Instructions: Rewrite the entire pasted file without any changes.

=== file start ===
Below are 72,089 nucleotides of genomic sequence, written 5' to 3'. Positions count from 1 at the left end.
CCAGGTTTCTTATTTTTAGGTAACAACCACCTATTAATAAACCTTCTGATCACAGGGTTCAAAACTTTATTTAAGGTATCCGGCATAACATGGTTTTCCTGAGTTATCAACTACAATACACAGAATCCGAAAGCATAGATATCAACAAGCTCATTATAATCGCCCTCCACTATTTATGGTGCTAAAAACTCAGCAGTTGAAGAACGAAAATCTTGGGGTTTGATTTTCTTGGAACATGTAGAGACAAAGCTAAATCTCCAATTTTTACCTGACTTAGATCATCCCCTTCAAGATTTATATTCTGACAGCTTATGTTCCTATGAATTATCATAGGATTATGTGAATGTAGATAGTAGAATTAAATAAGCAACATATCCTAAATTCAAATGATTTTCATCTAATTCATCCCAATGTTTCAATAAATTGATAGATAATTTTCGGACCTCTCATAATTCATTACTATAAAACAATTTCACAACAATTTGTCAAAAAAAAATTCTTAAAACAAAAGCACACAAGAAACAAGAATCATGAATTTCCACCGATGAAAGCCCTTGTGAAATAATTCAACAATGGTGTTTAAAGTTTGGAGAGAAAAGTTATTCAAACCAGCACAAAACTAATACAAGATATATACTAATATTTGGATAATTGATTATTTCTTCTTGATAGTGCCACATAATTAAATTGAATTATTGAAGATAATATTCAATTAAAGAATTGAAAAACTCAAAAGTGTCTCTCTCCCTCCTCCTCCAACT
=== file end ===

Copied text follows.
Below are 72,089 nucleotides of genomic sequence, written 5' to 3'. Positions count from 1 at the left end.
CCAGGTTTCTTATTTTTAGGTAACAACCACCTATTAATAAACCTTCTGATCACAGGGTTCAAAACTTTATTTAAGGTATCCGGCATAACATGGTTTTCCTGAGTTATCAACTACAATACACAGAATCCGAAAGCATAGATATCAACAAGCTCATTATAATCGCCCTCCACTATTTATGGTGCTAAAAACTCAGCAGTTGAAGAACGAAAATCTTGGGGTTTGATTTTCTTGGAACATGTAGAGACAAAGCTAAATCTCCAATTTTTACCTGACTTAGATCATCCCCTTCAAGATTTATATTCTGACAGCTTATGTTCCTATGAATTATCATAGGATTATGTGAATGTAGATAGTAGAATTAAATAAGCAACATATCCTAAATTCAAATGATTTTCATCTAATTCATCCCAATGTTTCAATAAATTGATAGATAATTTTCGGACCTCTCATAATTCATTACTATAAAACAATTTCACAACAATTTGTCAAAAAAAAATTCTTAAAACAAAAGCACACAAGAAACAAGAATCATGAATTTCCACCGATGAAAGCCCTTGTGAAATAATTCAACAATGGTGTTTAAAGTTTGGAGAGAAAAGTTATTCAAACCAGCACAAAACTAATACAAGATATATACTAATATTTGGATAATTGATTATTTCTTCTTGATAGTGCCACATAATTAAATTGAATTATTGAAGATAATATTCAATTAAAGAATTGAAAAACTCAAAAGTGTCTCTCTCCCTCCTCCTCCAACT